Wednesday, October 16, 2013
Two Coping Mechanisms
Two coping mechanisms I have used are biology-focused strategies and emotion-focused strategies. I have worked at changing my perception of the issue with emotion-focused strategies, and have utilized a biology-focused strategy as a resource for mediating stress. Specifically, I have utilized spirituality as an emotion-focused strategy and meditation as biology-focused approaches to coping.
Carver (2011) refers to the use of spirituality as spiritual coping. Diener and Seligman (2004) believed people who believe their life matters, are deeply reflective and develop a sense of spiritual purpose have a greater sense of well-being. My choice of coping skills may come from a need to feel like part of something larger than myself as well as a general belief that finding spiritual meaning in life is central to psychological health and well-being (Ryff & Singer, 1998). Perhaps another reason I continue to employ this method of coping is that women use emotion-focused coping strategies more than men do (Kristofferzon, Lindqvist, & Nilsson, 2011).
Biology-focused coping involves behavior modifications that affect the physiological stress response (Laureate Education, Inc., 2012). It is a mind/body approach to coping that utilizes relaxation techniques such as meditation, guided imagery, and mindfulness to effect changes in an individual's biology (Dusek et al., 2008). The psychophysiological change that takes place as a result of utilizing a biology-focused approach has been called the relaxation response (RR) (Dusek et al., 2008). The RR has been found to elicit a genetic response, specifically that relaxation has the capacity to cause the expression of certain genes. Further, other physiological changes include lowered blood pressure, heart, and respiration rates, and beneficial changes in a variety of regions of the brain (Dusek et al., 2008; Lazar et al., 2000).
Efficacy of Strategies
The coping mechanisms I have used have been effective in reducing my stress. Emotion-focused strategies tend to be effective when coping with stressors that cannot be changed (Baldacchino & Draper, 2001). I cannot change the stressor, but I can change my perspective and my perception of the stressor (Laureate Education, Inc., 2012). Emotion-focused strategies involve a cognitive reappraisal process that includes reflection, examination, and exerting control over emotions. Carver (2011) explained spiritual and religious coping can include a variety of belief systems and perceptions and may be effective in creating a sense of calm in uncontrollable situations. Meditation and mindfulness are relaxation and awareness techniques that elicit a relaxation response and overall calming effects that have been known to have short- and long-term physiological benefits on the practitioner (Dusek et al., 2008). Deep relaxation gained from meditation has altered my ability to deal with acute and daily stressors as well as some of the chronic, unchangeable stressors that I face.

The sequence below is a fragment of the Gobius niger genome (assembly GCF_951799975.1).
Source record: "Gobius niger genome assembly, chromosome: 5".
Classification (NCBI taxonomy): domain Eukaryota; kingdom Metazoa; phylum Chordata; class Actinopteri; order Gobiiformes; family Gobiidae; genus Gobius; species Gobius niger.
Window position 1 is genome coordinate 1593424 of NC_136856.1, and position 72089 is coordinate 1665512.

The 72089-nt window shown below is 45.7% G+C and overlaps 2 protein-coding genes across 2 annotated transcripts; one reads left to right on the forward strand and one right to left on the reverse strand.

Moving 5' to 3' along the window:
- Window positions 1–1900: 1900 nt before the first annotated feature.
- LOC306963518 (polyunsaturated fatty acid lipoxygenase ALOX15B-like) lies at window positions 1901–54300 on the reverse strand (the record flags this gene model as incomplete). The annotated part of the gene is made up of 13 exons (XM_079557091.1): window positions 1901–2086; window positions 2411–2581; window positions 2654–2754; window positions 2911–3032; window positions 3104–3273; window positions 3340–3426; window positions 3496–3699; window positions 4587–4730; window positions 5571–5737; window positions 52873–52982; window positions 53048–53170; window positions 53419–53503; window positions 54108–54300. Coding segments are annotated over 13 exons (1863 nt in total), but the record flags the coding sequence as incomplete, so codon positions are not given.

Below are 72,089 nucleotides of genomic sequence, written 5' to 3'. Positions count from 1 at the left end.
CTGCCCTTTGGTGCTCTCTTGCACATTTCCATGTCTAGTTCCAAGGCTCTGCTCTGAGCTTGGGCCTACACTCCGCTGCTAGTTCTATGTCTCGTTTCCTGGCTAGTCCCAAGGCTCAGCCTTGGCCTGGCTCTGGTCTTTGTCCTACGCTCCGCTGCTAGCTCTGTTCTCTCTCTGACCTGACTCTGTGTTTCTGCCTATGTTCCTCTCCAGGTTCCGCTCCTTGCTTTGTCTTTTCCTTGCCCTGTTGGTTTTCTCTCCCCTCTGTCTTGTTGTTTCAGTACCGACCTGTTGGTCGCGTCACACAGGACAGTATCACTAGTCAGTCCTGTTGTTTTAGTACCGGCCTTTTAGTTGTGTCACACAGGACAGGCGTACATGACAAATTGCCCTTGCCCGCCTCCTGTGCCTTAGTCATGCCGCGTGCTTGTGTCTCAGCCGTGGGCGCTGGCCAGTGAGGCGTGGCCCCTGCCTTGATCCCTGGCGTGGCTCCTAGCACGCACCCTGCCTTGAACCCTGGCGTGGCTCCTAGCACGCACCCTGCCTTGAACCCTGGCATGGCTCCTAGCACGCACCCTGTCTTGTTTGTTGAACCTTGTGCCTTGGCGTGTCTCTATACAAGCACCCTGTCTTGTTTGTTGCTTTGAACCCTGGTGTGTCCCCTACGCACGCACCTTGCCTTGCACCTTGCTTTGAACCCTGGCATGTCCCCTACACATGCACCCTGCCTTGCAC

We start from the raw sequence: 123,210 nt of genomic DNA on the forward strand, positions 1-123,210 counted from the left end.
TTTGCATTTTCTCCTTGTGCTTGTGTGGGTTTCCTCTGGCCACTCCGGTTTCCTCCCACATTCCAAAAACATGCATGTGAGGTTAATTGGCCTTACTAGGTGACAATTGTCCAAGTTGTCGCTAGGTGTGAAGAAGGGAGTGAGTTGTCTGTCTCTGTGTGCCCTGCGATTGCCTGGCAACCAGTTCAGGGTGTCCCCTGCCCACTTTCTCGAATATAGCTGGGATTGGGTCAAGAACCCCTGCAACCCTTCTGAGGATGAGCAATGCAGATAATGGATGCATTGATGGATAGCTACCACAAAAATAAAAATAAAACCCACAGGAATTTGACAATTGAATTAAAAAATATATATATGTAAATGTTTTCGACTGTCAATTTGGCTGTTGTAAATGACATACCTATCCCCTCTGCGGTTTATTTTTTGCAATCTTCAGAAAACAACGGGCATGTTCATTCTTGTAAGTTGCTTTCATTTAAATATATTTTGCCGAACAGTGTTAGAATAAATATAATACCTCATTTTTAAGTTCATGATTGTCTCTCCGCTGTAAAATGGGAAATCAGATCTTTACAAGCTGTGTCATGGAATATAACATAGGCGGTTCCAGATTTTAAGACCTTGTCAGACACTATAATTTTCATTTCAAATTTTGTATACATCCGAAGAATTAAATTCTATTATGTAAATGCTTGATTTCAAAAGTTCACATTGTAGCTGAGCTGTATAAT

Problem solving and exercise are coping skills that I use every day as well. Problem solving is a problem-focused approach, which may be effective in circumstances in which addressing and changing a situation is the most effective way to reduce stress. In addition, exercise has always played an important role in my mental health. Exercise has been well established as a stress reducing behavior, and an effective intervention for depression and anxiety and other stress-related mental illnesses (Edenfield & Blumenthal, 2011).
Baldacchino, D., & Draper, P. (2001). Spiritual coping strategies: A review of the nursing research literature. Journal of Advanced Nursing, 34, 833-841.
Carver, C. S. (2011). Coping. In R. J. Contrada & A. Baum (Eds.), The handbook of stress science: Biology, psychology, and health (pp. 221–229). New York, NY: Springer Publishing Company.
Diener, E., & Seligman, M.E.P. (2004). Beyond money: Toward an economy of well-being. Psychological Science in the Public Interest, 5, 1-31.
Dusek, J. A., Otu, H. H., Wohlhueter, A. L., Bhasin, M., Zerbini, L. F., Joseph, M. G., & ... Libermann, T. A. (2008). Genomic Counter-Stress Changes Induced by the Relaxation Response. Plos ONE, 3(7), 1-8. doi:10.1371/journal.pone.0002576
Edenfield, T. M., & Blumenthal, J. A. (2011). Coping. In R. J. Contrada & A. Baum (Eds.), The handbook of stress science: Biology, psychology, and health (pp. 301–319). New York, NY: Springer Publishing Company.
Kristofferzon, M., Lindqvist, R., & Nilsson, A. (2011). Relationships between coping, coping resources and quality of life in patients with chronic illness: a pilot study. Scandinavian Journal Of Caring Sciences, 25(3), 476-483. doi:10.1111/j.1471-6712.2010.00851.x
Laureate Education, Inc. (2012). The Focus of Coping. [Handout]. Baltimore: Author.
Lazar, S. W., Bush, G., Gollub, R. L., Fricchione, G. L., Khalsa, G., & Benson, H. (2000). Functional brain mapping of the relaxation response and meditation. NeuroReport, 11(7), 1581???1585. doi: 10.1097/00001756-200005150-00041
Ryff, C. D., & Singer, B. (1998). The contours of positive human health. Psychological inquiry, 9, 1-28.